In Portland, Oregon, city dwellers will hold an umbrella-decorating party to commemorate March’s record rains. In Bandelier, New Mexico, firefighters in full uniform will remember last year’s record forest fires and unveil the new solar panels on their fire station. In Miami, Manhattan and Maui, citizens will line streets that scientists say will eventually be underwater. In the high Sierra, on one of the glaciers steadily melting away, protesters will unveil a giant banner with just two words, a quote from that classic of western children’s literature, The Wizard of Oz. “I’m Melting” it will say, in letters three-stories high.
This is a full-on fight between information and disinformation, between the urge to witness and the urge to cover-up. The fossil-fuel industry has funded endless efforts to confuse people, to leave an impression that nothing much is going on. But—as with the tobacco industry before them—the evidence has simply gotten too strong.
Once you saw enough people die of lung cancer, you made the connection. The situation is the same today. Now, it’s not just the scientists and the insurance industry; it’s your neighbors. Even pleasant weather starts to seem weird. Fifteen thousand U.S. temperature records were broken, mainly in the East and Midwest, in the month of March alone, as a completely unprecedented heat wave moved across the continent. Most people I met enjoyed the rare experience of wearing shorts in winter, but they were still shaking their heads. Something was clearly wrong and they knew it.
The one institution in our society that isn’t likely to be much help in spreading the news is... the news. Studies show our papers and TV channels paying ever less attention to our shifting climate. In fact, in 2011 ABC, CBS, NBC and Fox spent twice as much time discussing Donald Trump as global warming. Don’t expect representatives from Saturday’s Connect the Dots day to show up on Sunday’s talk shows. Over the last three years, those inside-the-Beltway extravaganzas have devoted 98 minutes total to the planet’s biggest challenge. Last year, in fact, all the Sunday talk shows spent exactly nine minutes of Sunday talking time on climate change—and here’s a shock: all of it was given over to Republican politicians in the great denial sweepstakes.
So here’s a prediction: next Sunday, no matter how big and beautiful the demonstrations may be that we’re mounting across the world, “Face the Nation” and “Meet the Press” won’t be connecting the dots. They’ll be gassing along about Newt Gingrich’s retirement from the presidential race or Mitt Romney’s coming nomination, and many of the commercials will come from oil companies lying about their environmental efforts. If we’re going to tell this story—and it’s the most important story of our time—we’re going to have to tell it ourselves.
Bill McKibben, a TomDispatch regular, and the author, most recently, of Eaarth: Making a Life on a Tough New Planet, is the founder of 350.org, which is coordinating Saturday’s Connect the Dots day. You can find the event nearest you by checking climatedots.org.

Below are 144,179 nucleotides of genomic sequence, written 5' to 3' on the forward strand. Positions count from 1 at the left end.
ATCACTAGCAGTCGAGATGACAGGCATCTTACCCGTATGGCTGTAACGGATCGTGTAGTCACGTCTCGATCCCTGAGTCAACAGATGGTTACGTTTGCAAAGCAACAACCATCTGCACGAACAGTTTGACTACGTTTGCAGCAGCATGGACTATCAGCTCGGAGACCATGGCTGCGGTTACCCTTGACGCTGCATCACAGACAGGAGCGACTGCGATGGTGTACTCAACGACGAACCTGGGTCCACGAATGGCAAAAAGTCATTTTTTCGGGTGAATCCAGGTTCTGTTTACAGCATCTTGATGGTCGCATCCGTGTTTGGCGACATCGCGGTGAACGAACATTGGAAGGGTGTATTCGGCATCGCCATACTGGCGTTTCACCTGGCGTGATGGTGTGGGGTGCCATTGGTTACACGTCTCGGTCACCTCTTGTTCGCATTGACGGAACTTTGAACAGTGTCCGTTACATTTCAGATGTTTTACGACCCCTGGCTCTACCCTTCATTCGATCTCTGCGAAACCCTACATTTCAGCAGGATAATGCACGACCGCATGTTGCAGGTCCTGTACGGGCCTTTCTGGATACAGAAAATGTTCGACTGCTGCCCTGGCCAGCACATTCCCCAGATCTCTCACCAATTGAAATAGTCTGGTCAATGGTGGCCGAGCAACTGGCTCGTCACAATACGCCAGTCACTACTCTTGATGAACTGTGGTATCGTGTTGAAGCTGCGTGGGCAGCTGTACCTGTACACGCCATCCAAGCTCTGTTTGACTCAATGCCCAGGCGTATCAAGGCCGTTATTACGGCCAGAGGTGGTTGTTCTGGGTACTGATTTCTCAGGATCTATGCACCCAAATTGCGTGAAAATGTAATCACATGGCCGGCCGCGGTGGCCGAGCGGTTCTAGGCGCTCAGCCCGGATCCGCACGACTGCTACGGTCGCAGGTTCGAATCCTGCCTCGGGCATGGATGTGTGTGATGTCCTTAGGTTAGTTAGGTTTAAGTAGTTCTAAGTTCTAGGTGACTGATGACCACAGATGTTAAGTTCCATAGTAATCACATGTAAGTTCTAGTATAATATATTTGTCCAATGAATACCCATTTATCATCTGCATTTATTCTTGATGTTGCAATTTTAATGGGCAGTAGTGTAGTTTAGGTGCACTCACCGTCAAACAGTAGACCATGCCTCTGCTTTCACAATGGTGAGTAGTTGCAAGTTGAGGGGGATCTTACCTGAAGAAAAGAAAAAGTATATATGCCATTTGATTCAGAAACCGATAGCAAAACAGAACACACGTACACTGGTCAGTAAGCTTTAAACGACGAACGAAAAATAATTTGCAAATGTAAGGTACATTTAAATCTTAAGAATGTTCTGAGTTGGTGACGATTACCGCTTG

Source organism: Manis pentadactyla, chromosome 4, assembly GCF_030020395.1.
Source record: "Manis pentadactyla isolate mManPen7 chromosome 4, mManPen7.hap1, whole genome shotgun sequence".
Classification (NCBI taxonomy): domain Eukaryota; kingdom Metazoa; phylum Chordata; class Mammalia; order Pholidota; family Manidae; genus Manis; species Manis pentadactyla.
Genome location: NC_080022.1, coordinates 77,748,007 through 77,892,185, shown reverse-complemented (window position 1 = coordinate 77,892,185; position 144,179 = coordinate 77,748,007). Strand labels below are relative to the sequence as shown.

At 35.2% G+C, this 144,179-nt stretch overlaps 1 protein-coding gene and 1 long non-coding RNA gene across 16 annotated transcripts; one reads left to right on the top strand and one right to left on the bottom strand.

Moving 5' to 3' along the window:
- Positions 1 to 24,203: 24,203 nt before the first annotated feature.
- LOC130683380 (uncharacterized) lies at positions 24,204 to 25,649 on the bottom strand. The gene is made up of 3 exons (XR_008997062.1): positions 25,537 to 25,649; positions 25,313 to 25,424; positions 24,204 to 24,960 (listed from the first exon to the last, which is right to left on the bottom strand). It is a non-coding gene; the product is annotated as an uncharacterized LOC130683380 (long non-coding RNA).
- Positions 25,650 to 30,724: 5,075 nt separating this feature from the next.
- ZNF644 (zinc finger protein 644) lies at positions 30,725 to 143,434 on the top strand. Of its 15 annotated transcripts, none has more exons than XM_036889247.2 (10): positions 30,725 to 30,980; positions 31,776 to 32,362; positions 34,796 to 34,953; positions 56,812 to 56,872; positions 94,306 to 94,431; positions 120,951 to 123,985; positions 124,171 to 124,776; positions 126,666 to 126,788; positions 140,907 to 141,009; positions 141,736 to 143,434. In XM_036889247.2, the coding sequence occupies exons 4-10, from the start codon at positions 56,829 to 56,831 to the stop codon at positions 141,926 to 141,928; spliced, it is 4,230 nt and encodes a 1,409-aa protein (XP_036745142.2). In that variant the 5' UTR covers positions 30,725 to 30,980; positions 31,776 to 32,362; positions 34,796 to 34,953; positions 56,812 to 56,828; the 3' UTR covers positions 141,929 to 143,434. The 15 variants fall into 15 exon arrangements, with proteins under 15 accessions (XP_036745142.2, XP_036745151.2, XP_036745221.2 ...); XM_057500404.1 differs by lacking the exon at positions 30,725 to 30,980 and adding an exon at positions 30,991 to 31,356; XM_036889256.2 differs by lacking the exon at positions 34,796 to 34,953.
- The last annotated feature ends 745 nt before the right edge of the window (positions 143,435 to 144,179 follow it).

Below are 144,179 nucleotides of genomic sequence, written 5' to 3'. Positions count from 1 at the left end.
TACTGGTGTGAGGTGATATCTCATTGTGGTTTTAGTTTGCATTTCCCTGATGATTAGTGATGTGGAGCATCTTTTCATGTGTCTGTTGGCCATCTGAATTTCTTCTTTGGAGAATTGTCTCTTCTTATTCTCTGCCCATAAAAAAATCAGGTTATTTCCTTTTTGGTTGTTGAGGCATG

Cross-posted with permission from TomDispatch.com.
EcoWatch Daily Newsletter
As protests are taking place across our nation in response to the killing of George Floyd, we want to acknowledge the importance of this protest and the Black Lives Matter movement. Over the years, we've aimed to be sensitive and prioritize stories that highlight the intersection between racial and environmental injustice. From our years of covering the environment, we know that too often marginalized communities around the world are disproportionately affected by environmental crises.
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With more than 1.7 million confirmed cases of COVID-19 in the United States and more than 100,000 deaths from the virus, physicians face unprecedented challenges in their efforts to keep Americans safe.
They also encounter what some call an "infodemic," an outbreak of misinformation that's making it more difficult to treat patients.
When Leaders and Doctors Spread Misinformation<p>When people in charge of towns, cities, states, and countries spread misinformation, the potential for belief in misinformation to result in policies can have harmful effects.</p><p><a href="https://www.northwell.edu/find-care/find-a-doctor?q=Bruce+E.+Hirsch%2C+MD&insurance=&location=&query_type=provider&physician_partners=false&default_view=list&gender=&language=&sort=relevancy" target="_blank">Dr. Bruce E. Hirsch</a>, attending physician and assistant professor in the infectious disease division of Northwell Health in Manhasset, New York, says an example of this is when President Trump informed the public he was taking hydroxychloroquine as a preventive measure.</p><p>"To approach this enormous challenge, we need some intellectual honesty and clarity, and to disregard expertise and to make decisions and model decisions based on hunches is inviting us to handle challenges on the basis of rumor and uninformed opinion. The magnitude of that error is epic," Hirsch told Healthline.</p><p>Stukus agrees, noting that the harm of this proclamation is documented.</p><p>"Early on when the president touted the benefits of hydroxychloroquine and azithromycin, people started to hoard this medicine, and state boards had to shut it down because they were getting so many prescriptions for this unproven therapy that it was not available for those who truly needed it, such as those who have lupus and autoimmune conditions," Stukus said.</p><p>He adds that calls to poison control centers increased after the president suggested using disinfectant to prevent contracting the new coronavirus.</p>